Robinson had no such luxury, as his very existence on the baseball diamond with the Dodgers jersey on his back was a political statement. Coach John Wooden’s refusal to play his UCLA team in a segregated NAIA tournament is a political statement. Bruce Levenson selling the Atlanta Hawks to save his conscience is a political statement. Kareem Abdul Jabbar’s dogged (and repeatedly thwarted) attempts to become one of an infinitesimal minority of Black NBA coaches is a political statement. Michael Jordan’s refusal to use his enormous platform for advocacy, and LeBron James’ acceptance of a vocation to do so, are each a political statement. We are a political people. Anything we do (or refuse to do) has political implications. And herein lies the paradox of June’s protest of the LA Dodgers.

A group of Catholics, thousands strong, turned out last month to oppose the team’s decision to honor the Sisters of Perpetual Indulgence (SPI) on Pride Night, an act deemed to be a manifestation of anti-Catholic bigotry. The SPI are organized as a charitable group whose advocacy tends to focus on the promotion of sex education, HIV/AIDS awareness, birth control, and support for LGBTQ+ people. However, they are also a performance art collective who perform in drag as Catholic nuns—with all the camp that is implied—as part of their direct action. The choice of imagery is not accidental: the San Francisco-based group has its origins in community organizing in the Castro District, once home to highly-visible religious orders offering succor to a community of working-class Catholics. The SPI were most likely conceived as intentional mockery, given the organization’s participation in such activities as a faux-exorcism of Pope John Paul II during his papal visit to the United States in 1987.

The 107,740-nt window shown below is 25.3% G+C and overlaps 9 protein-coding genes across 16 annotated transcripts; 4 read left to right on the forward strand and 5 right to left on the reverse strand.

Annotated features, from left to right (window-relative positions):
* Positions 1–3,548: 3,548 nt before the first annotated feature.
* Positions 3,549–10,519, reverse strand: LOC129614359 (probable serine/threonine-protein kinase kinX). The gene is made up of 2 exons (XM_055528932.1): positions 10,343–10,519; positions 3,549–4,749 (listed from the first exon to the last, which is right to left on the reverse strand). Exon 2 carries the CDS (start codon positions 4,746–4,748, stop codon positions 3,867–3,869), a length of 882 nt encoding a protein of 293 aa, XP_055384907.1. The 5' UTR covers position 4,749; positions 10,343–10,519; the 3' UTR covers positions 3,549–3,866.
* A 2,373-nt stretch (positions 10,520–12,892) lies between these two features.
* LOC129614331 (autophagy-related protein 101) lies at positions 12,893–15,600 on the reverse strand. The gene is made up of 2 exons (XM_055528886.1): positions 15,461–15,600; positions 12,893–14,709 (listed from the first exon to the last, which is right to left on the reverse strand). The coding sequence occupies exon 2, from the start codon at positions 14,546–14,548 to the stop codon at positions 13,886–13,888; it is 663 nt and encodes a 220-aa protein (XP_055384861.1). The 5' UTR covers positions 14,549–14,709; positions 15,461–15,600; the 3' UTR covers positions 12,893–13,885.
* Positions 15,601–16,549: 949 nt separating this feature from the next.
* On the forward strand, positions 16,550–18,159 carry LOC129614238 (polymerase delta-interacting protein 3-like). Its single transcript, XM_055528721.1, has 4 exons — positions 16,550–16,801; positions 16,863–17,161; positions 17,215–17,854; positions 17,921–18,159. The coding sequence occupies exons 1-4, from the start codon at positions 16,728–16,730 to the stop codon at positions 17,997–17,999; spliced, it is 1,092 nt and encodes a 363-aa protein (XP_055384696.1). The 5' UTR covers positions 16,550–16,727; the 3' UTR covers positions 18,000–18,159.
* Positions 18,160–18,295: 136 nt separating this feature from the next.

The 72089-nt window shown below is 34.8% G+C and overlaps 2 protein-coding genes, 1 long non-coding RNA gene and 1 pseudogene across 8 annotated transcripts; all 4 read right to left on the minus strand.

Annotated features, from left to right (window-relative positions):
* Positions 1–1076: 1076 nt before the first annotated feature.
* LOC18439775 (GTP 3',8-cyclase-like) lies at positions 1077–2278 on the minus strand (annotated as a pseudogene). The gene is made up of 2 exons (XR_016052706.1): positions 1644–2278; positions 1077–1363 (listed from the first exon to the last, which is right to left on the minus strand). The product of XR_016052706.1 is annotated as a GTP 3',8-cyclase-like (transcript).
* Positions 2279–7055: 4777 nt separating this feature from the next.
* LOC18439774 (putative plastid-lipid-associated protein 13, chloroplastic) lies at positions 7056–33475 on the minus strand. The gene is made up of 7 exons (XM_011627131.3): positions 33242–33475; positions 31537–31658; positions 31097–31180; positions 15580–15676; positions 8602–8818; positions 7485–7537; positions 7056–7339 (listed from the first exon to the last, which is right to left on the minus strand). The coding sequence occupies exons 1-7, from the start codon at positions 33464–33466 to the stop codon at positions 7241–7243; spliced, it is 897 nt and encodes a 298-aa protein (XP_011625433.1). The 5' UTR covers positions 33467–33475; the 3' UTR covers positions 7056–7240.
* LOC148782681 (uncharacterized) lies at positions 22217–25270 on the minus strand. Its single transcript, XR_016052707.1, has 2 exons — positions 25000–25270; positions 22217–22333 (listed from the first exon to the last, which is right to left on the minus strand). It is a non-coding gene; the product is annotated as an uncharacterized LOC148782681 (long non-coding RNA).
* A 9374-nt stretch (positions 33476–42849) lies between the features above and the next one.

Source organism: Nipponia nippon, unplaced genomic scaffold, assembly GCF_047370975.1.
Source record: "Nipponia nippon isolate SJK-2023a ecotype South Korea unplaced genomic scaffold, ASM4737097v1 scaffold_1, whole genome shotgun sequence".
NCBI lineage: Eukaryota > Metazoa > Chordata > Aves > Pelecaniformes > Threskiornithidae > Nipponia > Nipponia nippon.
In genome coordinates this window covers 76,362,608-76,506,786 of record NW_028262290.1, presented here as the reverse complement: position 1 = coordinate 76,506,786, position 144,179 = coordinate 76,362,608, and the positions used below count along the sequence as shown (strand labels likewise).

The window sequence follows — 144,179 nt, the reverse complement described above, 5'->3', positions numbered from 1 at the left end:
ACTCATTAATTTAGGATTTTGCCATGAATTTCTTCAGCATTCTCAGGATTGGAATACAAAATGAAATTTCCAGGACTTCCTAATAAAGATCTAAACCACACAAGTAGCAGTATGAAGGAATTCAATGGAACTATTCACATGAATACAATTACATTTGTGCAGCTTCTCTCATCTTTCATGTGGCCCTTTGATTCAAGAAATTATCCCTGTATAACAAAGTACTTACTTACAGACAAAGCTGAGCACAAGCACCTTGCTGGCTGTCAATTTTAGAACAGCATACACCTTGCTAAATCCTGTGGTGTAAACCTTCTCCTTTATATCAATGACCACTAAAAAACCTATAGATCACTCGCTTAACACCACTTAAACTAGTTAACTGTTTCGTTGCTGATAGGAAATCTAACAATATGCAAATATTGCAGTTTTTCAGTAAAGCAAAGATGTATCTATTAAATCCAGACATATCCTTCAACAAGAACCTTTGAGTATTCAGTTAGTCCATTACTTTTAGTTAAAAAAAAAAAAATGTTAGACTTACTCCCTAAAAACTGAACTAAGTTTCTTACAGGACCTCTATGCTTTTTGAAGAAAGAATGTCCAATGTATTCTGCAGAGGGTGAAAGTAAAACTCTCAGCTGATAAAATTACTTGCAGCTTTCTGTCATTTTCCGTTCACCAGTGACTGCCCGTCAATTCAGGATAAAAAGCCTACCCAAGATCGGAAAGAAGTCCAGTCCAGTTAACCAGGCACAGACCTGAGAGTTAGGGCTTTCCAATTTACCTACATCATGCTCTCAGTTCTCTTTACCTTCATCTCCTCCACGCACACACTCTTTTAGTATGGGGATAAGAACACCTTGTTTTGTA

The Sisters were perhaps a dubious choice for honors from the Dodgers, being a small, obscure group with a limited impact. Accordingly, it’s not too out of left field—pun intended—to regard the move as, if not anti-Catholic in nature, a demonstration of an undue tolerance of cultural anti-Catholicism. However, situated in a broader sociopolitical context—particularly with regard to that of sports and sporting organizations—the protest against them was a mortifying display of petulance. Many of the protesters confessed that it was their first time engaging in such political activity, a stunning admission of failure in light of the many protestable injustices in American society. The Catholics present shared space with Shut Up and Dribble stalwarts, including Turning Point USA and CatholicVote.

Charitably, though, there is a consistent principle to be found here: an opposition to the politicization of sport. Unfortunately, that charitable interpretation does not survive even a glancing look at the protest itself, featuring signs emblazoned with such charged slogans as “SATAN HAS NO RIGHTS” and “STOP ANTI CATHOLIC HATE” and even “ASK ME WHY YOU DESERVE HELL.” It could be argued that moral issues are not political issues, but what are politics if not morals applied socially? There was a clear message being delivered by the protestors in Los Angeles that night on what we as a society should do and believe—which is politics at its core. More importantly, why should drag shows and men in nuns’ habits be construed as a moral issue that transcends politics but not, say, police violence against Black Americans?